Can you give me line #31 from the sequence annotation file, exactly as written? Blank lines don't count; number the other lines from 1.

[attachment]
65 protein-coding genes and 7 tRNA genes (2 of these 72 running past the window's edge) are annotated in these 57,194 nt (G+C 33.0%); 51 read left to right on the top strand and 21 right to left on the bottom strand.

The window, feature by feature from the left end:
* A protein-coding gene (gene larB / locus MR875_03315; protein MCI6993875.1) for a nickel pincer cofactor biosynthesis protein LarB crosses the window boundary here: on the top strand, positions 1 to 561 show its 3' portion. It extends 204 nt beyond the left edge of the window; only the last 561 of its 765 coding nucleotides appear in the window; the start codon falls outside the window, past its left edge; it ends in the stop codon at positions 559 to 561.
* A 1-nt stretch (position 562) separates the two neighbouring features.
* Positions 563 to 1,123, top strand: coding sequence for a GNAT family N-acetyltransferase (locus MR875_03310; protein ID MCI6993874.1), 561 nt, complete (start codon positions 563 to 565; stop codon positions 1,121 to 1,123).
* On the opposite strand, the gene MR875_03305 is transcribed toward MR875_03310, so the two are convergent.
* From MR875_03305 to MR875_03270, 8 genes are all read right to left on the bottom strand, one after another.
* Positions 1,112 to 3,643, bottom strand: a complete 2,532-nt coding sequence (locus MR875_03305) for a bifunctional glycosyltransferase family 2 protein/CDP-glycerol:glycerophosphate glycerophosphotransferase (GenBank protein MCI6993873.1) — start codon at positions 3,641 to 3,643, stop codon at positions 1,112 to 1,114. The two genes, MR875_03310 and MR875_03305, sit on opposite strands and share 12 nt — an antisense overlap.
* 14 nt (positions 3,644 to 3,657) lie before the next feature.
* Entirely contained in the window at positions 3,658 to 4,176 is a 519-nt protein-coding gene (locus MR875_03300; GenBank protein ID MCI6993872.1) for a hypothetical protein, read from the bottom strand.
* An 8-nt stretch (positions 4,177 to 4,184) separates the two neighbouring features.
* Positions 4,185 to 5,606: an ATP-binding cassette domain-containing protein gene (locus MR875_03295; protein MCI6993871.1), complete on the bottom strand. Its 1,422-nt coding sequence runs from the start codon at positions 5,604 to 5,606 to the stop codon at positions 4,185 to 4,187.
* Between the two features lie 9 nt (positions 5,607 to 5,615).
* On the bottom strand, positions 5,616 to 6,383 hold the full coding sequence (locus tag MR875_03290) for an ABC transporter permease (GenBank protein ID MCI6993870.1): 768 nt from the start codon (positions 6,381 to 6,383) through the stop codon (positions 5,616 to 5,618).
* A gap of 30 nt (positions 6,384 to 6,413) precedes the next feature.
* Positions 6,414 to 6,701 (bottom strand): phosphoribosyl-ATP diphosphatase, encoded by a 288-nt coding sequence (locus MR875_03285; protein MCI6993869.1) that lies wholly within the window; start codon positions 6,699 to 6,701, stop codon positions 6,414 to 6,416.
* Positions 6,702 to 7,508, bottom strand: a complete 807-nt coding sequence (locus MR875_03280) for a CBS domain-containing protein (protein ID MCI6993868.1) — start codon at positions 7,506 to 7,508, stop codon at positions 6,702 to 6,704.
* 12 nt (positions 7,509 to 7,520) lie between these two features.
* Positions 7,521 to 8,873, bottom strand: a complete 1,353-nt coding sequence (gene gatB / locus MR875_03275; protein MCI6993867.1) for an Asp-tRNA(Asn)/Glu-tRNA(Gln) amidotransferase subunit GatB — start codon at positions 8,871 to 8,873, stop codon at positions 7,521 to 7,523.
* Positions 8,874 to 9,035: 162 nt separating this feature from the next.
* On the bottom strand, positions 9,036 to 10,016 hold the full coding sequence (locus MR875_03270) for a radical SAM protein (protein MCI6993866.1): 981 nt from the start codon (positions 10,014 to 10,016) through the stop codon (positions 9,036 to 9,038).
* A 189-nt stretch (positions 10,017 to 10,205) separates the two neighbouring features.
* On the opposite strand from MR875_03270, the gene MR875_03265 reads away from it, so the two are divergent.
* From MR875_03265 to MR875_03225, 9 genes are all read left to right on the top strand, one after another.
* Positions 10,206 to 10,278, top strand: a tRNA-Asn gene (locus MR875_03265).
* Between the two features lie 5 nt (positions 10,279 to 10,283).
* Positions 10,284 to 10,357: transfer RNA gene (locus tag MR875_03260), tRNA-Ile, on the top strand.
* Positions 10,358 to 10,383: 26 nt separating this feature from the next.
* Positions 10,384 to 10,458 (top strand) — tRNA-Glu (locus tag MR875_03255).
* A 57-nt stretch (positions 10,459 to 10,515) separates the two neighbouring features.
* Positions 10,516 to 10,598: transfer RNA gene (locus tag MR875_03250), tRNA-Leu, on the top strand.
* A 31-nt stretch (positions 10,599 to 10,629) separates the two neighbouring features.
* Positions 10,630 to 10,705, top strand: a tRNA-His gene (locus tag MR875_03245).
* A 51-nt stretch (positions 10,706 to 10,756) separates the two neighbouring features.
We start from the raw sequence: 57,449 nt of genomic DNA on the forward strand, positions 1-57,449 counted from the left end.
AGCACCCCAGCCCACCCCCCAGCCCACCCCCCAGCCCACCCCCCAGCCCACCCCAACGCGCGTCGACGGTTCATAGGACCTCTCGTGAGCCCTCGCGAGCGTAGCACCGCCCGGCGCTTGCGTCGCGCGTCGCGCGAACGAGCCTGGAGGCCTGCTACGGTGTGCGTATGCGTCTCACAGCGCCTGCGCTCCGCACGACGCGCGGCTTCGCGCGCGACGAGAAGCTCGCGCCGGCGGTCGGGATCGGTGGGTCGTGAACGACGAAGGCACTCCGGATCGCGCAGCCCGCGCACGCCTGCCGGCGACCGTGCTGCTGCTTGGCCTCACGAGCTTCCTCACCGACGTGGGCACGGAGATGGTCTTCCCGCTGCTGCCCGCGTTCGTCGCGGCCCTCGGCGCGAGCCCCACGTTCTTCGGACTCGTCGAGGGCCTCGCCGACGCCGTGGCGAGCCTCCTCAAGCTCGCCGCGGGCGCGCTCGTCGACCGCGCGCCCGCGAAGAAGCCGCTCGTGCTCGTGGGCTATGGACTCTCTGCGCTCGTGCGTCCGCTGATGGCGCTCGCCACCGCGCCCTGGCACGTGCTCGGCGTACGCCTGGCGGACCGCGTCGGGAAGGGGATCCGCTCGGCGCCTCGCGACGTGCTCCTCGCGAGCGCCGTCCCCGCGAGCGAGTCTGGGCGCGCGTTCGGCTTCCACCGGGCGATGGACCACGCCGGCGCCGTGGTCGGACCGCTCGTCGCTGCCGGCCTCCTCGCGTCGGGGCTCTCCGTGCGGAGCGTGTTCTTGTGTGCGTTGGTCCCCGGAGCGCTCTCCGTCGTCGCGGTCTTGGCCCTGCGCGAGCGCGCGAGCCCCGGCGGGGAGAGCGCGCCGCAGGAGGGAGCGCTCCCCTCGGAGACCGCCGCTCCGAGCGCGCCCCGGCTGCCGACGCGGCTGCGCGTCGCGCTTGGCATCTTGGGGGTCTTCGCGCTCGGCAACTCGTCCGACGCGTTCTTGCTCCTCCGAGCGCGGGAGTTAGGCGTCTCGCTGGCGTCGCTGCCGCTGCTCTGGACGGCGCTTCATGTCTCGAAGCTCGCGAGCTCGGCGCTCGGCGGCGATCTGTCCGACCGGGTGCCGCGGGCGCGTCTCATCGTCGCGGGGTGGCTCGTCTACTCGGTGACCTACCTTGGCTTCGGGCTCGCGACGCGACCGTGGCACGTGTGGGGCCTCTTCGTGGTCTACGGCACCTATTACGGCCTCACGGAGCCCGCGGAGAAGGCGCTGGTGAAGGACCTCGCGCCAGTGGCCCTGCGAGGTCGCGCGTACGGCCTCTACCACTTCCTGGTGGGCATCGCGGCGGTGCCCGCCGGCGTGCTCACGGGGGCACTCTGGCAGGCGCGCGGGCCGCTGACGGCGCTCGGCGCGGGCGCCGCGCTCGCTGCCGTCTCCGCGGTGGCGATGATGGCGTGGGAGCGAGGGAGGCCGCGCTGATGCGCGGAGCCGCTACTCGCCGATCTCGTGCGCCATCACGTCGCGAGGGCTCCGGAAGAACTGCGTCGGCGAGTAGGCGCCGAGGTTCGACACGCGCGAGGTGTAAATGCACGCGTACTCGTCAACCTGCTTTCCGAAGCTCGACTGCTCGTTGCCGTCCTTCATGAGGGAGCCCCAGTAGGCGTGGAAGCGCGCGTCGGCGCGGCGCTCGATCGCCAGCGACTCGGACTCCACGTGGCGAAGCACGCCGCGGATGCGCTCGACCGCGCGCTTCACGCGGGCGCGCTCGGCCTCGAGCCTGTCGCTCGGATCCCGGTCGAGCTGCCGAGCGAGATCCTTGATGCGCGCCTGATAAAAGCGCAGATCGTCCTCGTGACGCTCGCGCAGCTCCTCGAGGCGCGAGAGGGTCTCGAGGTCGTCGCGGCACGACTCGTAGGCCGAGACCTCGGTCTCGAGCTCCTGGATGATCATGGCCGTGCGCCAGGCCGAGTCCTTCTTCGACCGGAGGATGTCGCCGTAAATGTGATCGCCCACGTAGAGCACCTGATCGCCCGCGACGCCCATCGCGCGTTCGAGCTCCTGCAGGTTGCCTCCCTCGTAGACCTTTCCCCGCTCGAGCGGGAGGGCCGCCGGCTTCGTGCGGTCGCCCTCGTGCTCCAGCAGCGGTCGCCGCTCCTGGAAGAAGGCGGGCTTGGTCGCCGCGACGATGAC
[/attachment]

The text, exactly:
* Positions 10,516 to 10,598: transfer RNA gene (locus tag MR875_03250), tRNA-Leu, on the top strand.